Natasha Weigel, 18, died as well. But her death is likely not being counted in GM’s tally because she was in the back seat and wouldn’t have been protected by the frontal air bags.

The driver, Megan Phillips, now 24, survived but has permanent and severe brain damage. None of the teens was wearing a seat belt. Rademaker was a high school sophomore and wanted to be a daycare teacher.

At a press conference of victims’ families in Washington earlier this month, Ken Rimer, the stepfather of Natasha Weigel, said: “Rather than fixing the problem, they chose to keep producing the Cobalt, with the ill-fated ignition switch, and selling it to an unsuspecting public.”

The deceased teens’ families and Phillips are suing GM.

Amy Breen, 42 Lyndhurst, Ohio

A 42-year-old woman was killed in an Oct. 16, 2007, crash in Lyndhurst, Ohio. Based on police records and federal crash reports, The News has identified her as Amy Breen, a teacher whom a witness said was seen “slumped over the steering wheel” as her 2005 Cobalt careened off the road at up to 75 mph. The car hit a sign post, a guard rail and two trees. Breen died at a local hospital. She had a medical history of epilepsy, according to her autopsy. The air bag didn’t deploy and GM investigated the accident, according to court records.

Zachary Schoenbach, 19, and Joseph Harding Jr., 19 Berrien County, Mich.

Zachary Schoenbach, 19, and Joseph Harding Jr., 19, died in a September 2008 crash in Berrien County. Harding lost control of a borrowed 2006 Cobalt and slammed into a tree in Lincoln Township, near St. Joseph in southwest Michigan. The air bags didn’t deploy. Harding was wearing a seat belt, but Schoenbach wasn’t.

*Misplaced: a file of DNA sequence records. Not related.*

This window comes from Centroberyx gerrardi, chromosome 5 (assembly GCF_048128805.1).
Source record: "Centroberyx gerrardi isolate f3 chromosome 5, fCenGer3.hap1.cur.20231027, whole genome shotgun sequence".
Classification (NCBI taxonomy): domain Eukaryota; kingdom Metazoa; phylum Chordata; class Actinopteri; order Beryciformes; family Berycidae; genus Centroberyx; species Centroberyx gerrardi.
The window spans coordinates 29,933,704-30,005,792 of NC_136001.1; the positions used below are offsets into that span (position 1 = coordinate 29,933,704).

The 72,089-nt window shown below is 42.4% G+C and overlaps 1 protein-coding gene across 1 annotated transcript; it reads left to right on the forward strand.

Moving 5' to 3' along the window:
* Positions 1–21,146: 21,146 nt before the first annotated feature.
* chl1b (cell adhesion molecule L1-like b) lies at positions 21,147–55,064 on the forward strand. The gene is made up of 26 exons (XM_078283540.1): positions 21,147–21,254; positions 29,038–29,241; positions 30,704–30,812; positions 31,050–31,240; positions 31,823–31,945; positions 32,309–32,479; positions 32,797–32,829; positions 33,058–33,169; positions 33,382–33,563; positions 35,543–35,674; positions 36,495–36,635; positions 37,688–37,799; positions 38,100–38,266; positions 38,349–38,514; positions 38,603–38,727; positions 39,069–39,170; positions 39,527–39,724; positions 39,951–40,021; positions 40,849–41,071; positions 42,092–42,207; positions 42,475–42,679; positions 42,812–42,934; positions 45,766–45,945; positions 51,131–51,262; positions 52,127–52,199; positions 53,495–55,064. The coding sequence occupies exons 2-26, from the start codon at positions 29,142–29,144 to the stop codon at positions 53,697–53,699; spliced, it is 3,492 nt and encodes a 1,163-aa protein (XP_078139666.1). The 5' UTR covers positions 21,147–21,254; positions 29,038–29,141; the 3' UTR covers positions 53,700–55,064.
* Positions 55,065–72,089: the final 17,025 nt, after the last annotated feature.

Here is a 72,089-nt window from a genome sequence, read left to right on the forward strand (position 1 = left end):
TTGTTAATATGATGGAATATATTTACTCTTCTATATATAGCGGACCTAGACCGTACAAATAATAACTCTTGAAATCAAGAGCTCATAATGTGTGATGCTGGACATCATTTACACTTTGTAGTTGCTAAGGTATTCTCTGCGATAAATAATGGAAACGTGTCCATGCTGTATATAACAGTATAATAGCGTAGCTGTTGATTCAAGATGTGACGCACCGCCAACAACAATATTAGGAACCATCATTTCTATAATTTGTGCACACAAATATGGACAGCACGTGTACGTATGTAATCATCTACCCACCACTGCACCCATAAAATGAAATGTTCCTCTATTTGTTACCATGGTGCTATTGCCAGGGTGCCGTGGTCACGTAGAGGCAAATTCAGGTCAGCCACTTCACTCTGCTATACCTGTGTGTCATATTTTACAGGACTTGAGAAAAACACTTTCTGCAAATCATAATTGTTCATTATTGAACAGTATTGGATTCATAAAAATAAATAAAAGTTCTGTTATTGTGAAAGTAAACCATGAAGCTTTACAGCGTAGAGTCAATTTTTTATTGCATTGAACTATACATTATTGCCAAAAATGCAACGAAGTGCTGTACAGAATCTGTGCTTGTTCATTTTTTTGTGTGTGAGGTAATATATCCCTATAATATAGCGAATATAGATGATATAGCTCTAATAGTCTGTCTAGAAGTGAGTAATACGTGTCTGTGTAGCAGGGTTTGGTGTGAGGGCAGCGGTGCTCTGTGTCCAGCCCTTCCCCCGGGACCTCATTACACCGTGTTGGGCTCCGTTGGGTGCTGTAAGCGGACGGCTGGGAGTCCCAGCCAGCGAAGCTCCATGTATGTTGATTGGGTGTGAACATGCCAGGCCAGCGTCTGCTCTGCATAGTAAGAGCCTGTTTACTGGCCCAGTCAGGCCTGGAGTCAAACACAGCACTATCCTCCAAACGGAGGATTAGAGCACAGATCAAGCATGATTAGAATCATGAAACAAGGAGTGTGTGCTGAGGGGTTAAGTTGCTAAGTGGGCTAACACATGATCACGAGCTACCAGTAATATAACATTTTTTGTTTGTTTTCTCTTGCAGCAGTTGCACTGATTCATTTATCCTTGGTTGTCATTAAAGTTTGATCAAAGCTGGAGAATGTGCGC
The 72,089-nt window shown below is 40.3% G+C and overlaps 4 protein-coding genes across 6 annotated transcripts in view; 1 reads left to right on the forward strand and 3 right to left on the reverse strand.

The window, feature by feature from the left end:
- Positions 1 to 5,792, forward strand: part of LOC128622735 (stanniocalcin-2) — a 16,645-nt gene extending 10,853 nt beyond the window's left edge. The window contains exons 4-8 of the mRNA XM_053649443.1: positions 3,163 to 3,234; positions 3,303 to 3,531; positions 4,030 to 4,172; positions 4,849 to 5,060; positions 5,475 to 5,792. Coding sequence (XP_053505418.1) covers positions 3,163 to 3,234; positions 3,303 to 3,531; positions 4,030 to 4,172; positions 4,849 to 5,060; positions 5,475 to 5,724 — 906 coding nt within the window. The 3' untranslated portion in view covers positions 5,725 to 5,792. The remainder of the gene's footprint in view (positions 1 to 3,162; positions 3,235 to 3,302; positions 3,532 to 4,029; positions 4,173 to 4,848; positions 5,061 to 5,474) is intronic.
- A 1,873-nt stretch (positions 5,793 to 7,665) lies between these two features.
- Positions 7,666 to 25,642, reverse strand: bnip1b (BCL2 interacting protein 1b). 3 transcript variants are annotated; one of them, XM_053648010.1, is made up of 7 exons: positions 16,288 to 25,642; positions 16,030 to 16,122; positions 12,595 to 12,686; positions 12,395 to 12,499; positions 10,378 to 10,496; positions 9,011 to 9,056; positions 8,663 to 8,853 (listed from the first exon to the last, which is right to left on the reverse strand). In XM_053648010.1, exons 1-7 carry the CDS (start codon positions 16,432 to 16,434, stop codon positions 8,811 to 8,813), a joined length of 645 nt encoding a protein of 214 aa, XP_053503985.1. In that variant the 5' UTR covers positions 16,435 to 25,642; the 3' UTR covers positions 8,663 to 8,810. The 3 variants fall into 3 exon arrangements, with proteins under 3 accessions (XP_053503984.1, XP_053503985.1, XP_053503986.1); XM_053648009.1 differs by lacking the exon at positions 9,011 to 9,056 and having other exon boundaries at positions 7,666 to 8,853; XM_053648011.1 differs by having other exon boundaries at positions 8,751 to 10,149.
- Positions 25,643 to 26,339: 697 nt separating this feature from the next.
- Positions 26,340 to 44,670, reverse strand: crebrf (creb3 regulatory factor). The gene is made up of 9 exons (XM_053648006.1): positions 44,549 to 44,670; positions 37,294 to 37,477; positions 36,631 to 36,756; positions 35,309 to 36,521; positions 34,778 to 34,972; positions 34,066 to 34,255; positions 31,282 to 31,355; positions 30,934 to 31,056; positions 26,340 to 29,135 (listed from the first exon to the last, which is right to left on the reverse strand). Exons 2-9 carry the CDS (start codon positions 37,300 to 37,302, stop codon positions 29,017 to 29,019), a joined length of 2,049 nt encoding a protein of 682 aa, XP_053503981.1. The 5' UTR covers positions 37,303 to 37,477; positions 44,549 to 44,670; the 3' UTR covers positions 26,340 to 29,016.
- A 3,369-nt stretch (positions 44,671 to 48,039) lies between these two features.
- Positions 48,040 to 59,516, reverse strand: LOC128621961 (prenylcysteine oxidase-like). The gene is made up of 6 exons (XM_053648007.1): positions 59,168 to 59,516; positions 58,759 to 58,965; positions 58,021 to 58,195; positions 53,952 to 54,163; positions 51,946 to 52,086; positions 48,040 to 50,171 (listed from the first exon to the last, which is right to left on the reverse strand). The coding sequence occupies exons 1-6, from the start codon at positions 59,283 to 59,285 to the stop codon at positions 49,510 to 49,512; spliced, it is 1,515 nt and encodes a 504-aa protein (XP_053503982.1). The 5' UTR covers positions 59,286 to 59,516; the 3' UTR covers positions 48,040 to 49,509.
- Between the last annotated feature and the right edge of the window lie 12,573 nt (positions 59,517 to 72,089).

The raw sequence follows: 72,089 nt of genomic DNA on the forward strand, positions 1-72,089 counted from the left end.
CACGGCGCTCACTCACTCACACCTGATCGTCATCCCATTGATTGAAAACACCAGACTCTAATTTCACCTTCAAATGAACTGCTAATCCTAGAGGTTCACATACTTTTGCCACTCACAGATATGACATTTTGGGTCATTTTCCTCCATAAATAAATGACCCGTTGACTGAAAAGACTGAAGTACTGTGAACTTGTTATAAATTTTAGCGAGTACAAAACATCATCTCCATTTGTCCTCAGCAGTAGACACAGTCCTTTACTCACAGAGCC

Blood tests showed that Harding had a 0.12 blood-alcohol content. A private investigator for GM quietly began probing the crash, unbeknownst to the teens’ families. “They knew. They knew. That’s what hurts so bad,” Harding’s mother, Pam Harding, 51, said in an earlier interview with The News. “I lost my son for a measly part.”

Grace Elliot, 13 Esther Matthews, 73 Knox, Pa.

Grace Elliot, 13, and her grandmother Esther Mathews, 73, died on a two-lane highway in a rural area of Knox, Pa., April 2, 2009. A drunk driver crossed into their lane, hitting them head-on. The air bags failed and the 2005 Cobalt was in accessory mode, according to an investigation initiated by the National Highway Traffic Safety Administration. The two weren’t wearing seat belts and died at the scene. A 1-year-old in the back seat survived, but suffered a severe spinal injury.

Dany Dubuc-Marquis, 23 Granby, Quebec

Dany Dubuc-Marquis has been identified by media as the lone Canadian death GM acknowledges is connected to ignition issues. Canada’s Global News reported that the 23-year-old died on June 22, 2013. He was at the wheel of a red 2007 Cobalt when he lost control of the vehicle. Crash scene photos carried by the news network show his car came to rest in the woods off Highway 139 northwest of his hometown in Granby. Global News reports that Transport Canada linked the accident to the ignition problem.

Hasaya Chansuthus, 25 Murfreesboro, Tenn.

Hasaya Chansuthus, 25, died Dec. 31, 2009, in Murfreesboro, Tenn., in a crash on Interstate 24. Just before 2:30 a.m. her 2006 Cobalt sideswiped another vehicle as she drove west on Interstate 24.

Her car left the roadway and ran head-on into a tree. Her air bag did not deploy, according to the police report, but the Nashville resident was wearing a seat belt. Testing would show a blood-alcohol level of .19. Her family filed a lawsuit against GM that was settled in early 2011, according to the New York Times.

Gene Erickson, 25 Ben Wheeler, Texas

One fatality occurred in Texas on Nov. 15, 2004. Based on autopsy and federal crash data, The News has identified that victim as Gene Erickson, 25, of Canton, Texas. Erickson was the front-seat passenger in a 2004 Ion that ran off the road in rural Ben Wheeler, Texas, and hit a tree.

Erickson wasn’t wearing a seat belt and court records indicate the driver was on drugs at the time of the crash. The driver, Candice Anderson, was charged with intoxication manslaughter. GM court filings say Anderson was “intoxicated on illegal drugs,” according to police reports. In October 2007, she pleaded guilty to a lesser charge, criminally negligent homicide. Anderson and Erickson’s family sued GM and reached settlements before the recall.

Families of victims of a General Motors safety defects hold photos of their loved ones as they gather on the lawn on Capitol Hill in Washington on April 1. / J. Scott Applewhite / AP